The Thorny Issue Of Non Cultivation
By far the most hotly debated issue on our allotment site at the moment is that of ‘non cultivation’ of plots, particularly as many perennial weeds are about to go to seed. Visiting other sites and seeing pictures posted on blogs and forums I realise that we are far from alone in having a problem with this.
To clarify, I am not talking about a bit of untidiness around the edges for whatever reason, but those plots that don’t see their carer for months at a stretch. Those that pitch up on receipt of a letter to chuck on a bit of weed killer, strim and then disappear into the ether until the next time.
I waited over two and a half years for my plot but through that time reasoned that if the site was so popular that when one did finally become available I could at least expect it to be in a reasonable state.
Of course those of you who’ve been involved in this for many years can now have a good chuckle at my naivety. As it happens it could have been a lot worse but given I got the plot in late April and didn’t want to waste another growing season it also could have been a lot better. Even with all the help I was lucky enough to receive, it was still pretty much a full time job for the first two months to get half of it in a good enough condition to grow and this didn’t even begin to deal with the twenty square metres of rubble, metal pipes, broken glass, carrier bags etc. that we had to clear from the back.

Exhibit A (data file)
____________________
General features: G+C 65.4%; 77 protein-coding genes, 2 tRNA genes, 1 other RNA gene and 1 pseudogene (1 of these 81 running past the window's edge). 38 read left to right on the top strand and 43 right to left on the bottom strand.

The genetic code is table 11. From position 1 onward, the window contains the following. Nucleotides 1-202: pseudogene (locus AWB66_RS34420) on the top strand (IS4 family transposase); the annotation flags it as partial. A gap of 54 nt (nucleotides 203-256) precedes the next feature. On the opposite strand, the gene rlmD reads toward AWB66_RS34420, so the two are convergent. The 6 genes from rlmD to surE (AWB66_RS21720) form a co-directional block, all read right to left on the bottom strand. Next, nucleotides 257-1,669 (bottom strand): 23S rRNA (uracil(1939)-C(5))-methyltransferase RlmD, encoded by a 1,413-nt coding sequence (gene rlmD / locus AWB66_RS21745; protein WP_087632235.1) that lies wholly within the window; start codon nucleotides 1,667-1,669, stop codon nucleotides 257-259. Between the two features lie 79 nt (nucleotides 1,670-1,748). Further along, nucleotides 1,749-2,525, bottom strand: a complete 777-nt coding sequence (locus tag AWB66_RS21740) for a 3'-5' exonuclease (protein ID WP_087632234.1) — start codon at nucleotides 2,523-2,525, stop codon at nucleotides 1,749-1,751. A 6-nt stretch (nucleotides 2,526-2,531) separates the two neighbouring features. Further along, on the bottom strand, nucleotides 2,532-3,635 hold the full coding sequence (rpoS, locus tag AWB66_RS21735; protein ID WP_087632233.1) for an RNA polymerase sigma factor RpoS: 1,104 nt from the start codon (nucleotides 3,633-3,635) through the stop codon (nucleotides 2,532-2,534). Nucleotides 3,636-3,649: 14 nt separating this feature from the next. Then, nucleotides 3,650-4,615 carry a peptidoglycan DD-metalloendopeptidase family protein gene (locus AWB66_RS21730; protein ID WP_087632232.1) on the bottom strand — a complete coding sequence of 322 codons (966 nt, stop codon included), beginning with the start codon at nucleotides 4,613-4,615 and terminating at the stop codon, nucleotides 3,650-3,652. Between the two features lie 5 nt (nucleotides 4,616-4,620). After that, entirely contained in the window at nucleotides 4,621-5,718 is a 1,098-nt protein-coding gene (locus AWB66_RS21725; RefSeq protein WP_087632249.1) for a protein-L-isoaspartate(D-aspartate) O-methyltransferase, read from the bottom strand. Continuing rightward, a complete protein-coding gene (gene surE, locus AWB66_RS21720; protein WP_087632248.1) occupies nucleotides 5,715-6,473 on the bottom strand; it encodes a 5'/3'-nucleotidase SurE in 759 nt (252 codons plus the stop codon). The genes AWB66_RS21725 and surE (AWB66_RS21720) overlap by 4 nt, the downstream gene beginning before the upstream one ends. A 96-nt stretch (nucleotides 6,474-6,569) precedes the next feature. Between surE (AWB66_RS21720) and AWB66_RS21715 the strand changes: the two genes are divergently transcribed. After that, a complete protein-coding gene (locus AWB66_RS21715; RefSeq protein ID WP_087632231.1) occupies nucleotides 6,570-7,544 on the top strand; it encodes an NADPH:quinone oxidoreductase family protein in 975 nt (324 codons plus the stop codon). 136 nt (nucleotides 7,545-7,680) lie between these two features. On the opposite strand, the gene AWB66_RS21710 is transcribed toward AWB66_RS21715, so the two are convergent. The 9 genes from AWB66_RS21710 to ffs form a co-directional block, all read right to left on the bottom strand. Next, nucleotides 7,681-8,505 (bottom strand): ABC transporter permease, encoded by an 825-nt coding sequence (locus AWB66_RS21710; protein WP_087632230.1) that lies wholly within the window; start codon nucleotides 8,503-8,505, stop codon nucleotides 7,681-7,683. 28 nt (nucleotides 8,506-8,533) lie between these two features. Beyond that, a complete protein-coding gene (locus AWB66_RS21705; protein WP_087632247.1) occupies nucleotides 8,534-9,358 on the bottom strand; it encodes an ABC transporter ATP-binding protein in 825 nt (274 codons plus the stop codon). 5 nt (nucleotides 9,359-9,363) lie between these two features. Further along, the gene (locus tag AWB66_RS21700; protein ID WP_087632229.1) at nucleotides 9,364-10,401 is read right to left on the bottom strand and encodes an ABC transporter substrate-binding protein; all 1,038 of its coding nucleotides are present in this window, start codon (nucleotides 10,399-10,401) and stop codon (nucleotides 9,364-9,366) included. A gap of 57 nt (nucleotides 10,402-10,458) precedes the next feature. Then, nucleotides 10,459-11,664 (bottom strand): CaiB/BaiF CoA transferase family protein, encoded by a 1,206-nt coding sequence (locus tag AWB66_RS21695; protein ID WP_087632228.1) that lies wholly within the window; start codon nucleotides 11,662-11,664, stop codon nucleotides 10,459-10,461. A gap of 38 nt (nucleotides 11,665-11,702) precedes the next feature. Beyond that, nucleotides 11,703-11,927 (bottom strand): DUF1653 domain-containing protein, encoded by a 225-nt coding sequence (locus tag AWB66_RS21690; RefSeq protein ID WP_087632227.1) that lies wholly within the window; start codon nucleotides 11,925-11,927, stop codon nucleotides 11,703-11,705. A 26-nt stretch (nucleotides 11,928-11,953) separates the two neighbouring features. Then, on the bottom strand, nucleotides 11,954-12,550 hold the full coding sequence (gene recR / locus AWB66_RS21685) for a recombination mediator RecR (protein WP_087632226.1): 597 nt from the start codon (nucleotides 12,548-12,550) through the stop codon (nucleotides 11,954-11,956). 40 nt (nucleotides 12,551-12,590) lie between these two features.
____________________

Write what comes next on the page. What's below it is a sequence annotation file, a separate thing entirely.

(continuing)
Our lease tells us to ‘Keep the garden weed free, rubbish free and properly maintained at all times’ whilst the Code of Conduct outlines a procedure for dealing with instances where this does not happen. In essence three strikes and out. However the interpretation of this differs widely. A year to get a plot in order, fifty percent cultivated, fine as long as it’s kept tidy, being just some of the views I have heard expressed over the past couple of weeks.
So I do wonder what the root of the problem is: a lack of consensus on what the specified regulations mean or a process that is not firm enough to deal with the issue? I also wonder about all those who are waiting patiently for their opportunity to have an allotment and what they would have to say.